Some Leaf fans will say we’re hopeless. I say hope is all we have. It’s all any of us really have. The Leafs remind me to keep hope alive.

The payoff

I started writing this post over a month ago. I had asked Red Sox fans (Who Have Suffered) and Blackhawks fans all over the place to tell me what it was like to watch their teams end their championships droughts. I had expected descriptions of joy, euphoria, elation, which I did get, but every single person initially responded with some variation of… “relief.”

I think the only way I can describe it is was that it felt like an 84lbs boulder lifted from my heart. I truly had never felt so light and free than I did that night. It was so surreal.

Marissa, of Twitter fabulosity fame, on the Red Sox.

Relief. We all had a feeling after the ALCS against the Yankees, but it felt like a giant weight had been lifted.

Sarah Connors, on the Red Sox.


– Everybody else I asked, on both.

But where is the crazy-jumping-up-and-down joy, I wanted to know. I went looking on YouTube, and all I found was a bunch of drunk idiots.

And then the Los Angeles Kings won their first-ever Stanley Cup, and the incomparable Wil Wheaton brought the crazy-jumping-up-and-down joy.

Matt is an LA Kings fan

Nobody needs to tell a sports fan to hang in there because they’re going to anyway, no matter how well they’re acquainted with disappointment.

The happiest thing about being a sports fan is the belief that all your anguish will be worth it and you’ll get moments like the Blackhawks fans and the Red Sox fans and Wil Wheaton got.

In fact, Leafs fans, the more you suffer now, the sweeter the eventual 14th Toronto Maple Leafs Stanley Cup win will be. It is coming, just not next year, and probably not in the next few years, either. But it will happen. And because I love you, and in the interest of making that moment all the more meaningful, all the more euphoric, and all the more worth it for you, I hope the Canadiens win five or six more Cups before that happens.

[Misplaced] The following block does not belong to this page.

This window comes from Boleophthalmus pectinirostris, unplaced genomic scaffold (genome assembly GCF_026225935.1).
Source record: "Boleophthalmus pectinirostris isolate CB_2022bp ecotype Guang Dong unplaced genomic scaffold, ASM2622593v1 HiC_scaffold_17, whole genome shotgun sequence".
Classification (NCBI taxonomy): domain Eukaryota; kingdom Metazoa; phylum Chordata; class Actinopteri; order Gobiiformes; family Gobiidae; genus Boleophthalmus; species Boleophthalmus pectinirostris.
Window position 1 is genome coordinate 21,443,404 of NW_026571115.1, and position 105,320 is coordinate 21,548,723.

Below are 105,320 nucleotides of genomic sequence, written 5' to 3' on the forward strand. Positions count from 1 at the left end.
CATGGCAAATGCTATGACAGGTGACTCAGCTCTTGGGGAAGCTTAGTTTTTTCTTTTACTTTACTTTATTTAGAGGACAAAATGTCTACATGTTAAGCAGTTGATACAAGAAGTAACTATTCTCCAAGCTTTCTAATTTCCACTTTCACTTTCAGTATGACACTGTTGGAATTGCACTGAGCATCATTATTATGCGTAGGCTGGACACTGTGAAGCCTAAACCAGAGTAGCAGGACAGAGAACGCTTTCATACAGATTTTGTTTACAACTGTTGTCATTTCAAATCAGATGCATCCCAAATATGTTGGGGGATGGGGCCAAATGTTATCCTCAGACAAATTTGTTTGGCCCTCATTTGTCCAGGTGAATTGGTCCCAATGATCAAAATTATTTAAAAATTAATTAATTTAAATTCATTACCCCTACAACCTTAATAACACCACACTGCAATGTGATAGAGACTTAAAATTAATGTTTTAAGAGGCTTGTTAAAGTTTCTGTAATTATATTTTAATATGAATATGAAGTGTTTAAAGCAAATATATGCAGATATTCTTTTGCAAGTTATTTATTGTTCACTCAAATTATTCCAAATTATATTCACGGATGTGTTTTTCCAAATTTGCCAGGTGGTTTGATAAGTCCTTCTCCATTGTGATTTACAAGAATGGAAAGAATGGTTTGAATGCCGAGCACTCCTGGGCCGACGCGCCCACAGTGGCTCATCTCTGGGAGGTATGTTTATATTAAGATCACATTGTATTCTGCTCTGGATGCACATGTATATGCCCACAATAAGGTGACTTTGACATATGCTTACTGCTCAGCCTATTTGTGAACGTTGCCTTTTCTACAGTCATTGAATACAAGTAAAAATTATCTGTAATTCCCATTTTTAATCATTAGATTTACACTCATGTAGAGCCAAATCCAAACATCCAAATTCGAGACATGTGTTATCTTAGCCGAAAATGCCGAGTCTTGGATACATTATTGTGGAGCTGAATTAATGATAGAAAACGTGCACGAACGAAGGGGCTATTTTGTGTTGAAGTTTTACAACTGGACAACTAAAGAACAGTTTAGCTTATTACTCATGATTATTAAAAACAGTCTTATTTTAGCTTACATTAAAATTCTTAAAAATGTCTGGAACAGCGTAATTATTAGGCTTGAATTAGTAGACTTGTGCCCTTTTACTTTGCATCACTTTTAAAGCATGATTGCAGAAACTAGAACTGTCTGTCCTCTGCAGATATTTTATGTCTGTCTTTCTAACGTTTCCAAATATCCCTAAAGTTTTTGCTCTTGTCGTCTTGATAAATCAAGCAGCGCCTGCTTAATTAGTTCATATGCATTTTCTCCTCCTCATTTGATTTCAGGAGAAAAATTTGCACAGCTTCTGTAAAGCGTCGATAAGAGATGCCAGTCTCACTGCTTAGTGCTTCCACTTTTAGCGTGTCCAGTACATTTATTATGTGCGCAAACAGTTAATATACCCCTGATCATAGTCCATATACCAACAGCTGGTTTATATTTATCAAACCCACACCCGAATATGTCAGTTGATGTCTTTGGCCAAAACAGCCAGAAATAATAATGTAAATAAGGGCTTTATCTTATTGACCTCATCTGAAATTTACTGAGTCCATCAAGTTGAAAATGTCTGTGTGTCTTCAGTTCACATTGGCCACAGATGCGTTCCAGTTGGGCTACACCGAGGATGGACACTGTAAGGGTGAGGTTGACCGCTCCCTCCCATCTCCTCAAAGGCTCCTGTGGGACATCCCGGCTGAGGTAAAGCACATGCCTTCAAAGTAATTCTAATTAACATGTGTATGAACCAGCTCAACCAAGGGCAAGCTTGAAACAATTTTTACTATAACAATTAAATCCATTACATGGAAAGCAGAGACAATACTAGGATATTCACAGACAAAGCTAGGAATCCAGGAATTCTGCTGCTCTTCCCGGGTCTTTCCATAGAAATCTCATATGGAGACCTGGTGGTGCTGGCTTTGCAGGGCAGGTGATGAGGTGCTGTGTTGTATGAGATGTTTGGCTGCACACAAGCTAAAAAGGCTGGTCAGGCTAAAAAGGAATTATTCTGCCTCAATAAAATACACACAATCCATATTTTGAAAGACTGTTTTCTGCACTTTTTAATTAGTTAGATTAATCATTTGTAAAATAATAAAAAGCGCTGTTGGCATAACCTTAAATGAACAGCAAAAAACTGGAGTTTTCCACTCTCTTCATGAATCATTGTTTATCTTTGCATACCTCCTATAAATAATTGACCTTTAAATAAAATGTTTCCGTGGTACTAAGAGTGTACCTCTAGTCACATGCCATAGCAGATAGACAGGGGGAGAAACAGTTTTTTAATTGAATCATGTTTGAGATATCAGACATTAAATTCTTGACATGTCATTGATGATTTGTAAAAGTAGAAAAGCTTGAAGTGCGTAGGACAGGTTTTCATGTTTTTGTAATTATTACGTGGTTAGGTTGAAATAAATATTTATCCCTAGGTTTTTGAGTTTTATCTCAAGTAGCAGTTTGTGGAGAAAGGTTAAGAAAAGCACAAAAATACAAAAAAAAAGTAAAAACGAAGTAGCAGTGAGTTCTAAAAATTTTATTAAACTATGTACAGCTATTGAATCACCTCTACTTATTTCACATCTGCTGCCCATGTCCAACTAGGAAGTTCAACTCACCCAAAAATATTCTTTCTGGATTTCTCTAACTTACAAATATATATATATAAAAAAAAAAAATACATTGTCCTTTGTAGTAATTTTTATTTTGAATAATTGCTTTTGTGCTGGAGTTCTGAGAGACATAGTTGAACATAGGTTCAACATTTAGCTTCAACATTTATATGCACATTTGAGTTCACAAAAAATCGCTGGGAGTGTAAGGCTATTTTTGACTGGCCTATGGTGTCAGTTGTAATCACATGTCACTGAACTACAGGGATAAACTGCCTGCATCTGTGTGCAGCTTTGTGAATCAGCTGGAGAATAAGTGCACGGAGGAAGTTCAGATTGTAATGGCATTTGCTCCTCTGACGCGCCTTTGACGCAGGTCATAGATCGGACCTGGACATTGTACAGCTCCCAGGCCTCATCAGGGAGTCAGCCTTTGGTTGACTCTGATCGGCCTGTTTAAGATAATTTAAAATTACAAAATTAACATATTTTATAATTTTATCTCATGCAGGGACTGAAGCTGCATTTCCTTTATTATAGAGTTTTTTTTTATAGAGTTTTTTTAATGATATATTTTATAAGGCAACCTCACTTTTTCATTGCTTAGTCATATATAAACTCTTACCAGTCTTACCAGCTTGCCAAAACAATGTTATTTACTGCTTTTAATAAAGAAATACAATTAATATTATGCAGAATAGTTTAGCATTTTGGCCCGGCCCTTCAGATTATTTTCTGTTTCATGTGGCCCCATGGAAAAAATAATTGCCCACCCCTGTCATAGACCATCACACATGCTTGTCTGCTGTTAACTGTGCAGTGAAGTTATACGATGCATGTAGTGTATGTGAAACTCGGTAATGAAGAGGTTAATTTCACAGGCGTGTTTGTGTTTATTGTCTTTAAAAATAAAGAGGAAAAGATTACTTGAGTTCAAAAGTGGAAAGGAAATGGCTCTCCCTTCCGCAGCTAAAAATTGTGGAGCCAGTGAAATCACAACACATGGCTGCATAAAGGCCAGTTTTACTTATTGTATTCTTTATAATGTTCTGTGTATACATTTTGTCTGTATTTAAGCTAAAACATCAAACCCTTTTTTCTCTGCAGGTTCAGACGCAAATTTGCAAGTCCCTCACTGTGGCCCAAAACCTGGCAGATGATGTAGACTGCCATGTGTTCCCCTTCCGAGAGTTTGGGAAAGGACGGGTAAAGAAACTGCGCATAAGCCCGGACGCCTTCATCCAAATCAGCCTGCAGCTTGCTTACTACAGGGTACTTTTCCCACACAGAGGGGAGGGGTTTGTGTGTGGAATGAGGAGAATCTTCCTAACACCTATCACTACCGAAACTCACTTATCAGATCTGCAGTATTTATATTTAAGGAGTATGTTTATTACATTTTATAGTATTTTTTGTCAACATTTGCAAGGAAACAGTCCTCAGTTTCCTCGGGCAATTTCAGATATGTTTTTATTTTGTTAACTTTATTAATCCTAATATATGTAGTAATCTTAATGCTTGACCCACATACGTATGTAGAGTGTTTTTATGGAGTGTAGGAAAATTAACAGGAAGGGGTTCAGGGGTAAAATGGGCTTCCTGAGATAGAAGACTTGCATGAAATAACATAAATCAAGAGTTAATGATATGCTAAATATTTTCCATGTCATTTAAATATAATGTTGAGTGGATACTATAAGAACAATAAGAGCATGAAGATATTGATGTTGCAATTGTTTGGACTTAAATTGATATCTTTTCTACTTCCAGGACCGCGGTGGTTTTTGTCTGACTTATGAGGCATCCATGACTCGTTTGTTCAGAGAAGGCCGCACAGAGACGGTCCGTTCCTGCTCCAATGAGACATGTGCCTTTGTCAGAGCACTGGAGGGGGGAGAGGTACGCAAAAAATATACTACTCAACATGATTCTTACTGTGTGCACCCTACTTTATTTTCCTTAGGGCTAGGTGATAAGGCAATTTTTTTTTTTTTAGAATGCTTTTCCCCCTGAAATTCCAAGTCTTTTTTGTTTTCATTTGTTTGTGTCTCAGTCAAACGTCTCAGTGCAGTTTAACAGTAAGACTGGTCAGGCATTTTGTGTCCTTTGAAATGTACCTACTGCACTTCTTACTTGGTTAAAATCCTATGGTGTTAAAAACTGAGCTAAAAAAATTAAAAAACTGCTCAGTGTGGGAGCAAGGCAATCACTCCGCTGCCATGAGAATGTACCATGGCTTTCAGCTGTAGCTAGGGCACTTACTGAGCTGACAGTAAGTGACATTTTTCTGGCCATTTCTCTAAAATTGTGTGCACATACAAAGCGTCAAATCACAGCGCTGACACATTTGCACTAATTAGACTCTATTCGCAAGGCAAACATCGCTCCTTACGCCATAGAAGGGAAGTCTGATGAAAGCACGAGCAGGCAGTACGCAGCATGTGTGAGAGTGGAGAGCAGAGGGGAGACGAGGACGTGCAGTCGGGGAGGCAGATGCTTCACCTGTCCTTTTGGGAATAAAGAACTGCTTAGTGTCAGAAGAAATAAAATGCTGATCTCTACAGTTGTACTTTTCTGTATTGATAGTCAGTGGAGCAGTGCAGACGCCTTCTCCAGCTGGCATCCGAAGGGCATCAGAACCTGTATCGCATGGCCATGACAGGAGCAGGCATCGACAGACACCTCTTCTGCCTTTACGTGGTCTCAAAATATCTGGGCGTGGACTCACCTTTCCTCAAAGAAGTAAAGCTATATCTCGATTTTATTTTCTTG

“This one’s for you, Dad.”

That was probably one of thousands of times that’s been said after a sports team’s championship win. Sports are just sports, in the grand scheme of things. But in the moment when your team ends a drought or breaks a curse, sports are everything.

3 Comments leave one →
  1. CorneliusMH permalink
    June 15, 2012 7:51 am

    Great read, interesting timing.

    Happy 1-year Anniversary of:
    Get the duckboats ready!
    Get the duckboats ready!
    After 39 long years the Cup is back home!
    The Bruins are the 2011 Stanley Cup Champions!

    Which means its over 2 years since the flyers won games 4,5,6,7 of the 2010 ECSF. Sports!

  2. June 15, 2012 8:56 am

    Hope is the tiny speck of light that keeps you moving forward with your team, because no matter how small or how distant, it is still there, beckoning.

    One day…

  3. June 15, 2012 10:19 am

    I think the truth of all sports is that victory is rare and fleeting and loss and disappointment are the norm. It’s why sport is such a good parallel for life, in some ways. Ultimately, I think sports fandom is about the journey and all the neat little stops along the way. It kind of has to be, because we might never reach the destination. Leagues with lots of teams guarantee long droughts. It’s just how it is.

    I was mucking about in this same sort of space a few days ago: